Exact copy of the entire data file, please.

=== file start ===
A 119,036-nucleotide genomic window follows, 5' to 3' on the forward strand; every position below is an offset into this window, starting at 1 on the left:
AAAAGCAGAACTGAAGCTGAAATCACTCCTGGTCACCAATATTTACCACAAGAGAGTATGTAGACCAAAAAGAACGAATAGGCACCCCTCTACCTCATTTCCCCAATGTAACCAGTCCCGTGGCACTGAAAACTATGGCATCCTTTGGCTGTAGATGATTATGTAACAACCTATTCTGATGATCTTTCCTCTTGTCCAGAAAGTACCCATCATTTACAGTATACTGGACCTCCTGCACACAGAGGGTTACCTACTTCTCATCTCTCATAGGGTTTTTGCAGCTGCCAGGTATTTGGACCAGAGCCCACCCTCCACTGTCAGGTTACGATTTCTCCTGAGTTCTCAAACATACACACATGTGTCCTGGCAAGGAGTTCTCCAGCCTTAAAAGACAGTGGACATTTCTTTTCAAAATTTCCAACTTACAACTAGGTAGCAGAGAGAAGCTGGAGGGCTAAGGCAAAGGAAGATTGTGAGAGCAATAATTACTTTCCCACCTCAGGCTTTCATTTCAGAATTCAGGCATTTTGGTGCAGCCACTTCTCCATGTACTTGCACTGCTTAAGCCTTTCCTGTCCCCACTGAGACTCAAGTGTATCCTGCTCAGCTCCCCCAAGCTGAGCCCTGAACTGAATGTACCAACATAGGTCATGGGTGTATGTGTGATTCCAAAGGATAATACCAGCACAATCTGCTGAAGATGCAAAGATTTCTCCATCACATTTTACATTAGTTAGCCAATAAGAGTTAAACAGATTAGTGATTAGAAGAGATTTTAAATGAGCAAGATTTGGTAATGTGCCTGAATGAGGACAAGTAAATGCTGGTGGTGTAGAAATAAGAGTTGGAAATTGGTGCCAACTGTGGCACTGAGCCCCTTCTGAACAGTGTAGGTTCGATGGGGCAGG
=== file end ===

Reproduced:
A 119,036-nucleotide genomic window follows, 5' to 3' on the forward strand; every position below is an offset into this window, starting at 1 on the left:
AAAAGCAGAACTGAAGCTGAAATCACTCCTGGTCACCAATATTTACCACAAGAGAGTATGTAGACCAAAAAGAACGAATAGGCACCCCTCTACCTCATTTCCCCAATGTAACCAGTCCCGTGGCACTGAAAACTATGGCATCCTTTGGCTGTAGATGATTATGTAACAACCTATTCTGATGATCTTTCCTCTTGTCCAGAAAGTACCCATCATTTACAGTATACTGGACCTCCTGCACACAGAGGGTTACCTACTTCTCATCTCTCATAGGGTTTTTGCAGCTGCCAGGTATTTGGACCAGAGCCCACCCTCCACTGTCAGGTTACGATTTCTCCTGAGTTCTCAAACATACACACATGTGTCCTGGCAAGGAGTTCTCCAGCCTTAAAAGACAGTGGACATTTCTTTTCAAAATTTCCAACTTACAACTAGGTAGCAGAGAGAAGCTGGAGGGCTAAGGCAAAGGAAGATTGTGAGAGCAATAATTACTTTCCCACCTCAGGCTTTCATTTCAGAATTCAGGCATTTTGGTGCAGCCACTTCTCCATGTACTTGCACTGCTTAAGCCTTTCCTGTCCCCACTGAGACTCAAGTGTATCCTGCTCAGCTCCCCCAAGCTGAGCCCTGAACTGAATGTACCAACATAGGTCATGGGTGTATGTGTGATTCCAAAGGATAATACCAGCACAATCTGCTGAAGATGCAAAGATTTCTCCATCACATTTTACATTAGTTAGCCAATAAGAGTTAAACAGATTAGTGATTAGAAGAGATTTTAAATGAGCAAGATTTGGTAATGTGCCTGAATGAGGACAAGTAAATGCTGGTGGTGTAGAAATAAGAGTTGGAAATTGGTGCCAACTGTGGCACTGAGCCCCTTCTGAACAGTGTAGGTTCGATGGGGCAGG